In the year ending Easter 1776 East Hoathly raised £199 through the Poor rate. By Easter 1803 this had more than doubled to just over £418. Of this, £358 was spent on relieving the poor and a further £13 on the removal of paupers, overseers’ expenses and legal costs. In 1803 the parish was permanently caring for 22 adults, 3 children under 5 and a further 13 children between the ages of 5 and 14. In years of extreme stress, particularly when the harvests failed, many more agricultural workers were thrown ‘on the parish’. In 1801, after two consecutive years of crop failure, men from East Hoathly joined those from the neighbouring parishes of Chiddingly, Framfield and Buxted in order to march to Lewes. This hungry crowd of nearly 300 demanded that the Sussex Bench order some form of poor relief for themselves and families. It is difficult to say if a parochial ‘wage subsidy’ was adopted in East Hoathly but, in common with many other Sussex parishes, it seems likely.
 For a fuller biography see David Vaisey. 2004 “Turner, Thomas (1729–1793), diarist and shopkeeper.” Oxford Dictionary of National Biography. 14 Aug. 2018. http://www.oxforddnb.com/view/10.1093/ref:odnb/9780198614128.001.0001/odnb-9780198614128-e-48266.
 Thomas Turner, The Diary of Thomas Turner, 1754-1765, ed. David Vaisey, New edition (East Hoathly: CTR Publishing, 1994), 161.
 Sussex Weekly Advertiser, 24 Feb. 1801 and 21 Apr. 1801. Cited in Griffin, Carl J. The Politics of Hunger: Protest, Poverty and Policy in England, C. 1750-C. 1840. Manchester: Manchester University Press, 2020,
Like many parishes in the second half of the eighteenth century, Ringmer had a small workhouse to accommodate the poor. Unlike many such houses, it has an interesting array of surviving sources, even before we start to unfold the overseers’ vouchers.
The overseers’ accounts for Ringmer contain sporadic (if not consistent) evidence about the occupancy of the house and its layout/contents. The number of peepill/peapell in the workhouse in 1766, for example ranged from 17 to 34 inhabitants at any one time, always including a count of two for the master and mistress. An series of inventories surviving for 1790-1806 indicate the structure of the building, which was described as a poorhouse in 1790: at that date it had a governor’s room, Kitchen, back kitchen, brewhouse, bakehouse, pantry and storeroom, plus beds in a ‘chamber’ and in the ‘garret’. There were thirty occupants at the time suggesting there was little attempt to separate the inmates (men from women, adults from children) at this date.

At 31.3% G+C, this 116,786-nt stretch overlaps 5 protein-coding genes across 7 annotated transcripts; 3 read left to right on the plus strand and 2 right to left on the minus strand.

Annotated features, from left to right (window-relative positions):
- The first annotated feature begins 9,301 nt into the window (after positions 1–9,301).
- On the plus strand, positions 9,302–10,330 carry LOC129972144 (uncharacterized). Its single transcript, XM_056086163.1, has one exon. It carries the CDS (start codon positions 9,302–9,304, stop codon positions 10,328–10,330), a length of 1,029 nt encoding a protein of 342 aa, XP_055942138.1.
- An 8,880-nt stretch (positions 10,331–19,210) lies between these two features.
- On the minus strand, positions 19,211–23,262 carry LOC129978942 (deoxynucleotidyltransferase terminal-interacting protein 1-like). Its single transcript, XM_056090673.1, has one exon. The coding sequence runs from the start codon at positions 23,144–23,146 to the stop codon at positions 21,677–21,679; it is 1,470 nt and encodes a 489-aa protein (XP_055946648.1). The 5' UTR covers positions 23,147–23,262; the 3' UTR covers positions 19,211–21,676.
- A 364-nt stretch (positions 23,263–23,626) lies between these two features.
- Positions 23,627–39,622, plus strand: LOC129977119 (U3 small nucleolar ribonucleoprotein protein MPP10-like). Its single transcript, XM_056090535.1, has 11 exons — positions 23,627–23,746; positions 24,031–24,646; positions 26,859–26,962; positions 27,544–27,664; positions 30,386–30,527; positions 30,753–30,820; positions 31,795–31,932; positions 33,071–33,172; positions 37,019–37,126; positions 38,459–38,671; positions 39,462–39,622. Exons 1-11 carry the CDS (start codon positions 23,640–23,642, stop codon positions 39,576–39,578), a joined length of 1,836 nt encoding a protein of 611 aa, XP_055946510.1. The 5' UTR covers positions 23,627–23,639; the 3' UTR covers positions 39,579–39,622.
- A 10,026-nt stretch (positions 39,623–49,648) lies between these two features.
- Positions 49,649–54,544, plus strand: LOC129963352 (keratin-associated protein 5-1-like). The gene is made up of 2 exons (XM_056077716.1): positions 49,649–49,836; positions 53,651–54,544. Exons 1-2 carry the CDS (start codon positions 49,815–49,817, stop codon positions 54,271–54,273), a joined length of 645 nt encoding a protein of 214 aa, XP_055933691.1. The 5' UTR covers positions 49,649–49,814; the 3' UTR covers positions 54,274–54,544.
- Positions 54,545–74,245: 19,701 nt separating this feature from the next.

There is also evidence of the way in which the house was managed. In 1758 John Pring was a salaried master, paid thirty shillings per month for his custodianship in looking after the workhouse. This means that Pring did not have a personal interest in recruiting more workhouse poor, since he was paid a flat rate rather than per head of the pauper residents. By 1773, though, the parish had changed its approach to workhouse management. In that year the vestry made an agreement with Jos Peckham, a cordwainer, to keep the poor in the workhouse at the rate of two shillings six pence per head per week. From this sum Peckham was charged with feeding the poor, and washing or mending their clothes, but not with the purchase of new clothing. In additional recompense, Peckham could keep whatever earnings or benefit from the labour of the poor he could extract. This second sort of contract encouraged workhouse masters to fill their house to capacity, and find a form of productive work for the paupers to perform. We have no record yet of what the paupers thought of the masterships of either Pring or Peckham.
Sources: The Keep, PAR 461/31/1-3, Ringmer overseers’ accounts 1754-1821; M. Diggle, ‘Ringmer Workhouse 1787-1806), Sussex History 1:8 (1979), 15-18.